House GOP attempts to avert a government shutdown

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Last Updated Mar 4, 2013 5:15 PM EST

Rep. Hal Rogers, R-Ky.

With the next potentially bloody budget battle on the horizon, House Republicans are trying to get ahead of government shutdown talk by passing their own bill this week to fund the government past March 27 when current funding expires and to potentially soften the blow from some of the sequester cuts implemented last week.

Chairman of the House Appropriations Committeee, Rep. Hal Rogers (R-KY), unveiled a $982 billion spending bill Monday to keep the government open and funded through the end of the fiscal year in late September.

"This bill will fund essential federal programs and services, help maintain our national security, and take a potential shutdown off the table" said Rogers.

The package, which is expected to come to the House floor for a vote Thursday extends funding for current government programs though some additions were made "to prevent catastrophic, irreversible or detrimental changes to government programs."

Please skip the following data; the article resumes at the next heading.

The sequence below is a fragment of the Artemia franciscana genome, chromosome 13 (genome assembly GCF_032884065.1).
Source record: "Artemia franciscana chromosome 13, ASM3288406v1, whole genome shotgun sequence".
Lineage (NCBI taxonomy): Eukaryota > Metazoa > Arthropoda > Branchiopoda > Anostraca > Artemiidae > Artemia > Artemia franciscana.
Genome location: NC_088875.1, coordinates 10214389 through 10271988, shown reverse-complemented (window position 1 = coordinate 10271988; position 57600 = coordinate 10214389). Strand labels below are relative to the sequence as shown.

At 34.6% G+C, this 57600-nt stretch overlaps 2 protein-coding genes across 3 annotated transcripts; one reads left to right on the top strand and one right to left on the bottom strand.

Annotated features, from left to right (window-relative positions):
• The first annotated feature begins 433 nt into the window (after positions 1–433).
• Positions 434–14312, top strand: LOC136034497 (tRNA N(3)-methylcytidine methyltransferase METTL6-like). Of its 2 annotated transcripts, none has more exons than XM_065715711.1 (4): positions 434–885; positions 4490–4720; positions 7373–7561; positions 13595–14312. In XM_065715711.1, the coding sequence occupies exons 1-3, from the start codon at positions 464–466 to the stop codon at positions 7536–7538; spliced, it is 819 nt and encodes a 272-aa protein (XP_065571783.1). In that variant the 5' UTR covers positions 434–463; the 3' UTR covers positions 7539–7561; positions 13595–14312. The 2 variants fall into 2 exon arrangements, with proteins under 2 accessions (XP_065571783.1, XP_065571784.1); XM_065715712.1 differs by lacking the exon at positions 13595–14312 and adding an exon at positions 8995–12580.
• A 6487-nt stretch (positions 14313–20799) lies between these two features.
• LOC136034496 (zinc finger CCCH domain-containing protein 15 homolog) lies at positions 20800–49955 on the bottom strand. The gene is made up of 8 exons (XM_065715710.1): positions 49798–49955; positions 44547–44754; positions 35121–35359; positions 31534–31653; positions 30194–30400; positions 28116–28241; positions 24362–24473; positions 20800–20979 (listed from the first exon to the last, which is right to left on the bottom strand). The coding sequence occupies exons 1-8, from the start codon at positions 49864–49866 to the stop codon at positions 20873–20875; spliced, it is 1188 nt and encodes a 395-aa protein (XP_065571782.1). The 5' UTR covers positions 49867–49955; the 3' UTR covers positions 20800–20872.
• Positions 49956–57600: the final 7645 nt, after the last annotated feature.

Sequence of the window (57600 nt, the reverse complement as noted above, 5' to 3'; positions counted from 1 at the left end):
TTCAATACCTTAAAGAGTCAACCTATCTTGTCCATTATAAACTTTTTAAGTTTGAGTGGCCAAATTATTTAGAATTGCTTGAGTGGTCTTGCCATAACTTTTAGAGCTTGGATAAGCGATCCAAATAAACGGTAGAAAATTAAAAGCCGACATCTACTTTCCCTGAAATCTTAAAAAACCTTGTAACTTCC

Those additions boost funding by $2 billion for embassy security in the wake of the Benghazi attack. They also prevent the sequester from forcing the FBI and Customs and Border Protection to cut any staff and allow extra funding to operate and maintain federal prisons.

In an effort to ease concerns of House Republican defense hawks upset by the sequester's impact on defense, the Appropriations Committee also attached full spending bills for the Departments of Defense and Veterans' Affairs to give those agencies some cushion and flexibility in implementing the cuts rather than requiring an across the board slash to all military accounts.

In particular, the committee shored up DOD's Operations and Maintenance account which helps pay for military training, equipment and military facility maintenance. Much of that funding was taken from equipment procurement accounts and research and development, according to a GOP Appropriations Committee aide.

This week's action in the House will be the first step in what both President Barack Obama and House Speaker John Boehner, R-Ohio, hope will be different from past budget fights that truly did threaten to lead to the government shutting down because of a lack of agreement on Capitol Hill over spending cuts and funding levels.

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    Jill Jackson is a CBS News senior political producer.